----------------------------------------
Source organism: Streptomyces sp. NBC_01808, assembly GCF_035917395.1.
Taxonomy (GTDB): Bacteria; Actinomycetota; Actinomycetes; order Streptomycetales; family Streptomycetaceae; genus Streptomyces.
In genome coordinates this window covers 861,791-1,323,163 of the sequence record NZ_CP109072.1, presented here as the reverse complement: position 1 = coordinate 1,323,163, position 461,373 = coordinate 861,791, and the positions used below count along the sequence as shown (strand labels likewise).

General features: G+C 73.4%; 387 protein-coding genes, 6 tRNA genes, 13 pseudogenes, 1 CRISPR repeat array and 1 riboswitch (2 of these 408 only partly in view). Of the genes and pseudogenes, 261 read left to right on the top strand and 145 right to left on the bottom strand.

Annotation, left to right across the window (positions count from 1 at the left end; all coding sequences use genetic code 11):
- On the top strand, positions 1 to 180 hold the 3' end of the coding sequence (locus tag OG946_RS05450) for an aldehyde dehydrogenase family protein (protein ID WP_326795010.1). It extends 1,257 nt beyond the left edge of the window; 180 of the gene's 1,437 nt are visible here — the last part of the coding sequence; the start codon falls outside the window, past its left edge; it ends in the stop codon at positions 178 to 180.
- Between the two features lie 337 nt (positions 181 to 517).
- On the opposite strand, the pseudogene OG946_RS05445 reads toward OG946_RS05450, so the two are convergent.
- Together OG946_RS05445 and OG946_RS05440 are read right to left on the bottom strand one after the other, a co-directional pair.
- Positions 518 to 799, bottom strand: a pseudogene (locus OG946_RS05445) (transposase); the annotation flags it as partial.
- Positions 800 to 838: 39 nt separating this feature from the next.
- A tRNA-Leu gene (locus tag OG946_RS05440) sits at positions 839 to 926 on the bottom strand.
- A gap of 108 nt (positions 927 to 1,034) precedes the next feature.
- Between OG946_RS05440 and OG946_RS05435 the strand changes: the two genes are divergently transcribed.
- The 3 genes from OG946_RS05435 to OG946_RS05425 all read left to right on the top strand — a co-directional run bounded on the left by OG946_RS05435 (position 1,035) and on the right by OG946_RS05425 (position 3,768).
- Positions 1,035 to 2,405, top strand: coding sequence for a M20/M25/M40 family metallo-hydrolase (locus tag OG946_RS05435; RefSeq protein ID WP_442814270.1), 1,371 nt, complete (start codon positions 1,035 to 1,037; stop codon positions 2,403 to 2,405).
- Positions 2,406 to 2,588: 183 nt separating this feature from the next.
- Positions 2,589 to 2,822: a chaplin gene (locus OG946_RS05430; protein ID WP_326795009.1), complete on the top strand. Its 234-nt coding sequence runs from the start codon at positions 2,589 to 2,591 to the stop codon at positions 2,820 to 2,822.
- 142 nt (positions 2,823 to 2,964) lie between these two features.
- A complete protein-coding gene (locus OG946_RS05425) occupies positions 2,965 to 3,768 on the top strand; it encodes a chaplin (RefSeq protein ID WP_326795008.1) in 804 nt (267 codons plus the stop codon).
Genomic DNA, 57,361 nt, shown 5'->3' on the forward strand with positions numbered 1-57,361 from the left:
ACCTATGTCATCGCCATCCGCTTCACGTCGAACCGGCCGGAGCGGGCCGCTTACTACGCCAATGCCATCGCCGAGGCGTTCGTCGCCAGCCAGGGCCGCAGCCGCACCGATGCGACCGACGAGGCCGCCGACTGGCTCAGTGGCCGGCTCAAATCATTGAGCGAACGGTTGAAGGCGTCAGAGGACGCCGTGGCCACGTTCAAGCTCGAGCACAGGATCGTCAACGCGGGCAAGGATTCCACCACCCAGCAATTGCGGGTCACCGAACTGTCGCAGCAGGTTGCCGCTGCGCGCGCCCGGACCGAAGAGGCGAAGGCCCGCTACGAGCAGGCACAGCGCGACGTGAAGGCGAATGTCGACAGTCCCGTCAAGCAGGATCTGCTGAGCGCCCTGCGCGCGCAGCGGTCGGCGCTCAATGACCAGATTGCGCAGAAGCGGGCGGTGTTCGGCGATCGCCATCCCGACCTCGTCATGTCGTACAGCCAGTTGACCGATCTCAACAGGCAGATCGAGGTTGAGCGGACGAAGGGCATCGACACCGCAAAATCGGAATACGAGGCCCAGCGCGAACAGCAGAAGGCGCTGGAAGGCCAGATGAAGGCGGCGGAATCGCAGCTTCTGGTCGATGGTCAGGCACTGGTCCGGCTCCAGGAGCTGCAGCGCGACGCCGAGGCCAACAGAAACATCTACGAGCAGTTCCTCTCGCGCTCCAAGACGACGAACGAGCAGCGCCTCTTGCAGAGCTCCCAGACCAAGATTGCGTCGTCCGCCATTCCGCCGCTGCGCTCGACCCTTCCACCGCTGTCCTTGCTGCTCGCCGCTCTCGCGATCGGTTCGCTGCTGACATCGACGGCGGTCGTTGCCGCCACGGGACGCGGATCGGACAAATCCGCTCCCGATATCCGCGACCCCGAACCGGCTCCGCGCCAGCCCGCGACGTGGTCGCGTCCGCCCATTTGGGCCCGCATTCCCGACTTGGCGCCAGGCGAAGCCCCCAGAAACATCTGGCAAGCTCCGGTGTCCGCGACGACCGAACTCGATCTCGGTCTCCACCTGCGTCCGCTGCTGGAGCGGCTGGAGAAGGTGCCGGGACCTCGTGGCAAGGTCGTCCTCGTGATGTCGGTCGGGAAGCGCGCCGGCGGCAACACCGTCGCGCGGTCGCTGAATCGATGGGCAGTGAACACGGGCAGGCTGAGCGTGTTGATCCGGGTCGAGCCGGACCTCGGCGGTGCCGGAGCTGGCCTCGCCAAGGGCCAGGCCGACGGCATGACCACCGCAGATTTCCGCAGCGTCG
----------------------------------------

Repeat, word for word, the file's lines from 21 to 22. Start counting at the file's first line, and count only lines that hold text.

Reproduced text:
Genomic DNA, 57,361 nt, shown 5'->3' on the forward strand with positions numbered 1-57,361 from the left:
ACCTATGTCATCGCCATCCGCTTCACGTCGAACCGGCCGGAGCGGGCCGCTTACTACGCCAATGCCATCGCCGAGGCGTTCGTCGCCAGCCAGGGCCGCAGCCGCACCGATGCGACCGACGAGGCCGCCGACTGGCTCAGTGGCCGGCTCAAATCATTGAGCGAACGGTTGAAGGCGTCAGAGGACGCCGTGGCCACGTTCAAGCTCGAGCACAGGATCGTCAACGCGGGCAAGGATTCCACCACCCAGCAATTGCGGGTCACCGAACTGTCGCAGCAGGTTGCCGCTGCGCGCGCCCGGACCGAAGAGGCGAAGGCCCGCTACGAGCAGGCACAGCGCGACGTGAAGGCGAATGTCGACAGTCCCGTCAAGCAGGATCTGCTGAGCGCCCTGCGCGCGCAGCGGTCGGCGCTCAATGACCAGATTGCGCAGAAGCGGGCGGTGTTCGGCGATCGCCATCCCGACCTCGTCATGTCGTACAGCCAGTTGACCGATCTCAACAGGCAGATCGAGGTTGAGCGGACGAAGGGCATCGACACCGCAAAATCGGAATACGAGGCCCAGCGCGAACAGCAGAAGGCGCTGGAAGGCCAGATGAAGGCGGCGGAATCGCAGCTTCTGGTCGATGGTCAGGCACTGGTCCGGCTCCAGGAGCTGCAGCGCGACGCCGAGGCCAACAGAAACATCTACGAGCAGTTCCTCTCGCGCTCCAAGACGACGAACGAGCAGCGCCTCTTGCAGAGCTCCCAGACCAAGATTGCGTCGTCCGCCATTCCGCCGCTGCGCTCGACCCTTCCACCGCTGTCCTTGCTGCTCGCCGCTCTCGCGATCGGTTCGCTGCTGACATCGACGGCGGTCGTTGCCGCCACGGGACGCGGATCGGACAAATCCGCTCCCGATATCCGCGACCCCGAACCGGCTCCGCGCCAGCCCGCGACGTGGTCGCGTCCGCCCATTTGGGCCCGCATTCCCGACTTGGCGCCAGGCGAAGCCCCCAGAAACATCTGGCAAGCTCCGGTGTCCGCGACGACCGAACTCGATCTCGGTCTCCACCTGCGTCCGCTGCTGGAGCGGCTGGAGAAGGTGCCGGGACCTCGTGGCAAGGTCGTCCTCGTGATGTCGGTCGGGAAGCGCGCCGGCGGCAACACCGTCGCGCGGTCGCTGAATCGATGGGCAGTGAACACGGGCAGGCTGAGCGTGTTGATCCGGGTCGAGCCGGACCTCGGCGGTGCCGGAGCTGGCCTCGCCAAGGGCCAGGCCGACGGCATGACCACCGCAGATTTCCGCAGCGTCG